A City Year Orlando corps member reflects on what attending a segregated school means for his students.
In our A City Education series, City Year corps members share their experiences working as tutors and mentors in schools in hopes of closing the achievement gap and ending the dropout crisis.
By all accounts, the walk down Auburn Avenue in downtown Atlanta is very different today than it was 50 years ago. What was once a truly vibrant black community is now divided by Interstate 75 and Interstate 85. Those overpasses don’t just serve as highways. Underneath one in particular is a paradox that embodies the community today. One side of the street is a large sculpture of Martin Luther King Jr.—a reminder that this is the place that produced our nation’s greatest civil rights leader. On the other side, the highway serves as a roof for the city’s most unfortunate and forgotten citizens.
The homelessness and poverty just a few blocks from Ebenezer Baptist Church and the resting place of Dr. King changed my perspective of equality and race to such a degree that I knew after I graduated from college I wanted to serve others as a career. So, in honor of Black History Month I want to show that there's a link between Dr. King's message of inclusivity and union with my service with City Year at Maynard Evans High School in Orlando. However, I want to do that in a way that's genuine because the truth is the most powerful call is to service and change.
The truth is that I'm one of the few white males at Evans where we serve a student body that is 99 percent black or Hispanic. I’ve spent the last week thinking about what that means for the lives of my students. My sophomore year of college in Atlanta I read The Shame of The Nation by Jonathan Kozol. In the book, Kozol explains what he sees as the causes and the effects of de facto segregation in inner-city schools since Brown v. Board of Education.
I knew from my own experience that there were schools that served mostly white students and then there were schools that served mostly minority students, but I hadn’t considered what that meant for the futures of those students. Kozol references scholar Gary Orfield’s work on segregation, explaining,
"Racial isolation and the concentrated poverty of children in a public school go hand in hand, moreover… only 15 percent of intensely segregated white schools in the nation have student populations in which more than half are poor enough to be receiving free meals or reduced price meals. 'By contrast a staggering 86 percent of intensely segregated black and Latino schools' have student enrollments in which more than half are poor by the same standards."\n
I share this because this is where my understanding of what it means to fit a certain description and to be from a certain area begins. This book, among a few others, still affects the sense of urgency I have in my daily service because I can see in reality what I think Kozol also saw.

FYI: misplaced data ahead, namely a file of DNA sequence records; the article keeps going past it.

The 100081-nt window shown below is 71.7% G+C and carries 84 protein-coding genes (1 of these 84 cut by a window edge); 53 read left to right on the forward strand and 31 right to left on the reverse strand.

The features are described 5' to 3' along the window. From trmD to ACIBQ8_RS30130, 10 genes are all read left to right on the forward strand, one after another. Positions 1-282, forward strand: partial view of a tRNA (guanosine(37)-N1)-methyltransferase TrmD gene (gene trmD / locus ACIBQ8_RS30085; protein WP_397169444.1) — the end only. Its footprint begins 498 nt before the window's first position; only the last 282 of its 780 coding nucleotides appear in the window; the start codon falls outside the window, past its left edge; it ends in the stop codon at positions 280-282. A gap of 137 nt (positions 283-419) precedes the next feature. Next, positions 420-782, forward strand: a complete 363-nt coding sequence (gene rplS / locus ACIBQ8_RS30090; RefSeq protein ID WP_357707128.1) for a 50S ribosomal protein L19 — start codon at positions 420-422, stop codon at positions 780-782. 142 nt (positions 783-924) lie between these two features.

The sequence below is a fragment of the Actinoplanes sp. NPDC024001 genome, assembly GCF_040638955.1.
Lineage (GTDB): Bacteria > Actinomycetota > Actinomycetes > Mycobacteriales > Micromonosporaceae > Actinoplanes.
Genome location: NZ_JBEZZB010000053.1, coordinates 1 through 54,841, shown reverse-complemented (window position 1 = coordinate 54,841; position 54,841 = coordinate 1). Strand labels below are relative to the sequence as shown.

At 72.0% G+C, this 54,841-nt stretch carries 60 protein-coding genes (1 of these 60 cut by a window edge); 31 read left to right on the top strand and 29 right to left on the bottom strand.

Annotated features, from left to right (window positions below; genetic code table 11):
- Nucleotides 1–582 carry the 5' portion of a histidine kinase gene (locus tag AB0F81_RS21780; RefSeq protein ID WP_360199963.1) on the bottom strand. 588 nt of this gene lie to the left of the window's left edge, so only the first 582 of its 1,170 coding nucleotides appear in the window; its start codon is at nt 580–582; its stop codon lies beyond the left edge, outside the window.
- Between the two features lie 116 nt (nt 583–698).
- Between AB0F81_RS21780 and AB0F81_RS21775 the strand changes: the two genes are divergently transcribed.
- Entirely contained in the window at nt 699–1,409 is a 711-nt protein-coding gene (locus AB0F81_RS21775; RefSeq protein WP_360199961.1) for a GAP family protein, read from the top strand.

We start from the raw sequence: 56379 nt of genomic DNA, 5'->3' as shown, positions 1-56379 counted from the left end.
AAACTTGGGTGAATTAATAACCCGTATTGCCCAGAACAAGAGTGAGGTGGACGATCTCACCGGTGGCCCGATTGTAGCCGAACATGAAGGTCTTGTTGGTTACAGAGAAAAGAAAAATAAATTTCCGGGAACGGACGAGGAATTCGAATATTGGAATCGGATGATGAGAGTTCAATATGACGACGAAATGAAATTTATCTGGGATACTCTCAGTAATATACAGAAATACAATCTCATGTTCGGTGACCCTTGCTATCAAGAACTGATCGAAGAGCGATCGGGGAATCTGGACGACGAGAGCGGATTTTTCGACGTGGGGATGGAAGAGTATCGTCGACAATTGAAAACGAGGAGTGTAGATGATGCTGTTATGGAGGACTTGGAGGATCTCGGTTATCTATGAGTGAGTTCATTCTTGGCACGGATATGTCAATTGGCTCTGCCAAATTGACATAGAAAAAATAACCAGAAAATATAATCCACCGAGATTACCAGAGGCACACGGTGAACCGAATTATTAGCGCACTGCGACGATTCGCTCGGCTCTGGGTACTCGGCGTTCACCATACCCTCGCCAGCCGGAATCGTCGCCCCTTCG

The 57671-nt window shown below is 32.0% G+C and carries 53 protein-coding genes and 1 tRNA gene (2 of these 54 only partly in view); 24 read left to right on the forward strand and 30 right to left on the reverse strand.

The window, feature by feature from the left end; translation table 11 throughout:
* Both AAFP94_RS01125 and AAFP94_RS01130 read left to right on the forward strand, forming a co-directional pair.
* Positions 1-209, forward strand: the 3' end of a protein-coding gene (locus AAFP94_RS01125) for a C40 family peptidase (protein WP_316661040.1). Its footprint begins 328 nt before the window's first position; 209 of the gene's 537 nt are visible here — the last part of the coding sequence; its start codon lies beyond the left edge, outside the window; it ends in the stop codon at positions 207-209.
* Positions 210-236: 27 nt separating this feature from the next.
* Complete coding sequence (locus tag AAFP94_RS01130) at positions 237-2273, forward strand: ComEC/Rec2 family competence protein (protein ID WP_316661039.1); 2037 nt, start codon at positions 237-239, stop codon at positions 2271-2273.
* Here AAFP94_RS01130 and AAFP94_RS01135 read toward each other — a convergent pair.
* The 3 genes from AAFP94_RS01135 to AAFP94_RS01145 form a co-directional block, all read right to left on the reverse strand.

After school at Evans this week the three students I was working with finished their homework early and so we went and talked on the bleachers about Black History Month. Names like Marcus Garvey, W.E.B. Dubois, or even Thurgood Marshall aren't very familiar to them, so we mostly talk about black history within the context of their understanding of Dr. King.
I didn’t purposefully steer the conversation very much, but I asked what they thought of what they see every day at Evans. Their immediate reaction was that they see other black people. I asked what they thought about that and one boy explained with an unsurprising nonchalant acceptance "there are white schools and black schools." In response to that, another boy said "Evans is kind of like being on a reservation."
Most of the African-American students who I've asked say they live in the same community and go to the same school that their parents and siblings went to, and this was the case for the student who described the school as a reservation. I don't think I should—or can—say whether or not he's wrong. I know from our discussions that it’s hard for a lot of my students to comprehend life and society beyond Pine Hills in Orlando. That disconnect impacts their education because it requires some context to see the usefulness of learning for its own sake. I try daily to provide context.
My favorite quote from Dr. King is "True compassion is more than flinging a coin to a beggar; it is not haphazard and superficial. It comes to see that an edifice that produces beggars needs restructuring." I see no greater threat to our democracy and the unification Dr. King championed than allowing our public schools to accept that only 50 percent of black male students in Orange county graduate from high school in four years. So with the idea that education is the greatest tool for restructuring our broken edifice in mind, I—along with my fellow City Year corps members and the dedicated staff at Evans—have a great deal of work to do.
Our jobs are truly important because we get to do something to change the lives of other people who might otherwise be forgotten. That's what really counts—widespread and continued service. Honoring the dreams from Auburn Avenue 50 years ago requires a consciousness of today's injustice, and a consciousness of today's injustice demands action.
Photo courtesy of City Year Orlando